Founded by Anthony Watson, a former chief information officer at both Nike and Barclays, The Bank of London has received its first bank licence as the 6th principal clearing bank of the UK - becoming only the second new clearing bank in more than 250 years.
The bank also enters the market with a $1.1 billion valuation, making it the first pre-revenue bank in history to attain 'unicorn' status upon debut.
Anthony Watson, Founder & Group Chief Executive of The Bank of London, said: "We've spent over four years working quietly in the background, bringing together veteran banking experts, leading creative innovators and visionary technologists to build, patent and validate truly game-changing technologies and innovations to transform the very fundamentals of banking."
He continued: "We leverage our leading-edge proprietary technology innovations and differentiated bank capabilities to remove unnecessary risk, unlock liquidity and deliver revolutionary products and services at significantly lower costs to enable near instant settlement without a financial intermediary in the flow of funds."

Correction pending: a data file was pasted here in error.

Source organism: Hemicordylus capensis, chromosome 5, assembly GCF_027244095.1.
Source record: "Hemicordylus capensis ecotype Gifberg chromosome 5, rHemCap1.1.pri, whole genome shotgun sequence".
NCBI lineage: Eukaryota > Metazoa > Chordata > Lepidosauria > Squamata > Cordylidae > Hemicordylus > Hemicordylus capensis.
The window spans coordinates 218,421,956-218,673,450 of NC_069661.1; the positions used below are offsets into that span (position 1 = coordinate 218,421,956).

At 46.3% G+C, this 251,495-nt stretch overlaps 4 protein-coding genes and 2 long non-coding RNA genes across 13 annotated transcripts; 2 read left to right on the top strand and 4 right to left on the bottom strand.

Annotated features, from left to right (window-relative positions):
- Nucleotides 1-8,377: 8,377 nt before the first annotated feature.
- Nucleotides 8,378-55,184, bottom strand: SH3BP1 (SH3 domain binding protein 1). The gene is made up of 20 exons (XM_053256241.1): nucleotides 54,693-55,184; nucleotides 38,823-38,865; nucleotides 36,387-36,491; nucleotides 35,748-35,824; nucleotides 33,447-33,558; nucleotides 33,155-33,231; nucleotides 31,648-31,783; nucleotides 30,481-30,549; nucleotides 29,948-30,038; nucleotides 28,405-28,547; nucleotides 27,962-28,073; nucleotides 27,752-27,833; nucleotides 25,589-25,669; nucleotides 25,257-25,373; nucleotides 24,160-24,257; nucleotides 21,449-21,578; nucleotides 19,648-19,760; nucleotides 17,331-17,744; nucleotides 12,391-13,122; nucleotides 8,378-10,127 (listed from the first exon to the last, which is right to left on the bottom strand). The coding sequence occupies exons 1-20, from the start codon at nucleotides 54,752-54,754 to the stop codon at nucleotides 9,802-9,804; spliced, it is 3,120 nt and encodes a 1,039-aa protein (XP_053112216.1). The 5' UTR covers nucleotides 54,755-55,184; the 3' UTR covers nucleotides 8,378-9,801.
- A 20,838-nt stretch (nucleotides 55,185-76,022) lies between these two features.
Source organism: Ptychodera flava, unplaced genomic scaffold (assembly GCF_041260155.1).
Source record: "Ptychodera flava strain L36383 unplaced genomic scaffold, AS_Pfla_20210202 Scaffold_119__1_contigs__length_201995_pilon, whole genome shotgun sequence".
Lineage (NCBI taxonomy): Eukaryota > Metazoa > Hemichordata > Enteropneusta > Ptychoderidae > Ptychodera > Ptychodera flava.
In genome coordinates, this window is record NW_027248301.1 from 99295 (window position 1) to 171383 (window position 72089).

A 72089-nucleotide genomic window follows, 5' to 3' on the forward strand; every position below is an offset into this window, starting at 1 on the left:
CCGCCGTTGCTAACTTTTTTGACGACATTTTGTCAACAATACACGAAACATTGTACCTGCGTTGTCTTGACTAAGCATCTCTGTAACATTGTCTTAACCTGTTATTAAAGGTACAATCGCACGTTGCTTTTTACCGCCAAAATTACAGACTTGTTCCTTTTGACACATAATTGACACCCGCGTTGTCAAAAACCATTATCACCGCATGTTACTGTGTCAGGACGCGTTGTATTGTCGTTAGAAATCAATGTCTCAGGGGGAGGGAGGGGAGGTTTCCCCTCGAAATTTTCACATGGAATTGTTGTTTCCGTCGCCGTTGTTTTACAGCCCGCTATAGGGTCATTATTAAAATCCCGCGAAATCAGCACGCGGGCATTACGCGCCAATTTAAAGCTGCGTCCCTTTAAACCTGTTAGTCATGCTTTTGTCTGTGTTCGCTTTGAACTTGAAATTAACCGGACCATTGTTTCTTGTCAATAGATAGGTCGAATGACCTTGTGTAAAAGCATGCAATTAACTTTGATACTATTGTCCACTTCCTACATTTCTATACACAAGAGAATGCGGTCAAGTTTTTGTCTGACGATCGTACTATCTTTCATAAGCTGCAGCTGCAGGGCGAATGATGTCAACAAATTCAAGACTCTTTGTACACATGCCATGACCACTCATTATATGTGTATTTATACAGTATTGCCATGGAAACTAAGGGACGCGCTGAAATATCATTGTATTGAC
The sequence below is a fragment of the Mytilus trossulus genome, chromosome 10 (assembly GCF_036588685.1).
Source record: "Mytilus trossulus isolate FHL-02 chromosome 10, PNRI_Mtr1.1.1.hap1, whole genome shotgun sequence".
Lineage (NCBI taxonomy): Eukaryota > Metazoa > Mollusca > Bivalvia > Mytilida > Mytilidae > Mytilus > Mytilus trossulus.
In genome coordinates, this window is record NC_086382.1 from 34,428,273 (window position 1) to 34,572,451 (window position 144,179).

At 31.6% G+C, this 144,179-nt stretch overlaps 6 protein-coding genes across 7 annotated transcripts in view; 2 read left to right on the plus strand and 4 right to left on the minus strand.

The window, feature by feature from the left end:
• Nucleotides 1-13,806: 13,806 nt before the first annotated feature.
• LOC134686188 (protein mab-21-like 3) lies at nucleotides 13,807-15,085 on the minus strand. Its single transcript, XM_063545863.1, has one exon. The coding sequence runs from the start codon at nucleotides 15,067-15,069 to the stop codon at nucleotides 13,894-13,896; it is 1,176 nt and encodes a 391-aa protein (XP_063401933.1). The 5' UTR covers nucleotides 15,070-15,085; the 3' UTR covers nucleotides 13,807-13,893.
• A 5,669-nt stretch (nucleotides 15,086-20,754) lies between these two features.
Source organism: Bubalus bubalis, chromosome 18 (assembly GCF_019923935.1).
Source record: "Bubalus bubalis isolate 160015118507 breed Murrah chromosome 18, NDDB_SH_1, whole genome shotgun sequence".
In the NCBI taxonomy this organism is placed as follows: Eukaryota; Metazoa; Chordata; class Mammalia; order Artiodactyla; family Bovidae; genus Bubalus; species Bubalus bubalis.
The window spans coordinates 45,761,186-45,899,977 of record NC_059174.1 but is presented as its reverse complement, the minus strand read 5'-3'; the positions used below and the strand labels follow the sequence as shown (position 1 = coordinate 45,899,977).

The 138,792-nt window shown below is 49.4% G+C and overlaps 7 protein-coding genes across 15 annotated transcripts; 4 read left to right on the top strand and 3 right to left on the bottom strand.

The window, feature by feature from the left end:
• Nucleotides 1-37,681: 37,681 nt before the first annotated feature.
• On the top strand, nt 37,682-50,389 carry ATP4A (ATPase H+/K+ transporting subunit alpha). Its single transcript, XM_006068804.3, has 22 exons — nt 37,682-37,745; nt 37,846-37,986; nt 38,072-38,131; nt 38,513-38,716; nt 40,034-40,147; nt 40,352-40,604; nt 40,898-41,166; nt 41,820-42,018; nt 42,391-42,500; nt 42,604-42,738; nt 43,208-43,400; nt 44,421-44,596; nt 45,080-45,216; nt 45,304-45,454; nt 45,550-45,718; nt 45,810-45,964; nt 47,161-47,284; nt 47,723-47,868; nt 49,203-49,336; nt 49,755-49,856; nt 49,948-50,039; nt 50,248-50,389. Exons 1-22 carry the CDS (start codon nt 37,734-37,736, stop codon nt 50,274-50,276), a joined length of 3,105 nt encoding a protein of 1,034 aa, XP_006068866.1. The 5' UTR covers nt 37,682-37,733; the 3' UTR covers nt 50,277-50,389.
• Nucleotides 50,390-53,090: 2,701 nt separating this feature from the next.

Addressing the global financial system
The bank has raised $120m to date, and its latest $90m funding round was led by New York-based investor ForgeLight, with follow-on investment from existing backers 14W Venture Partners and Mangrove Capital Partners.
As part of its international growth strategy currently underway, the bank is in advanced talks with regulators in the European Union (EU) and North America (NA). They are also on track to hire over 3,000 people across the UK, EU and NA over the next five years.
Headquartered in London, with offices in New York, the bank will operate on three fronts: taking on established banks in the market for clearing and settlement; delivering transactions banking services for the corporate market; and fielding a banking-as-a-service offfering for companies wanting to embed payments in into their products.
Harvey Schwartz, Group Chairperson of The Bank of London, said: "The Bank of London is going to address an arcane part of the global financial system – the sleepy worlds of clearing and global transaction banking. I was honoured to spend 21 years of my career at one of the leading financial institutions, retiring from Goldman Sachs in 2018 as President and Co-Chief Operating Officer. During the great financial crisis, I saw first-hand how the legacy payments, clearing and settlement processes that are at the heart of the global financial system contributed to bringing the world's economies to their knees, through their inefficiencies and inherent liquidity risk."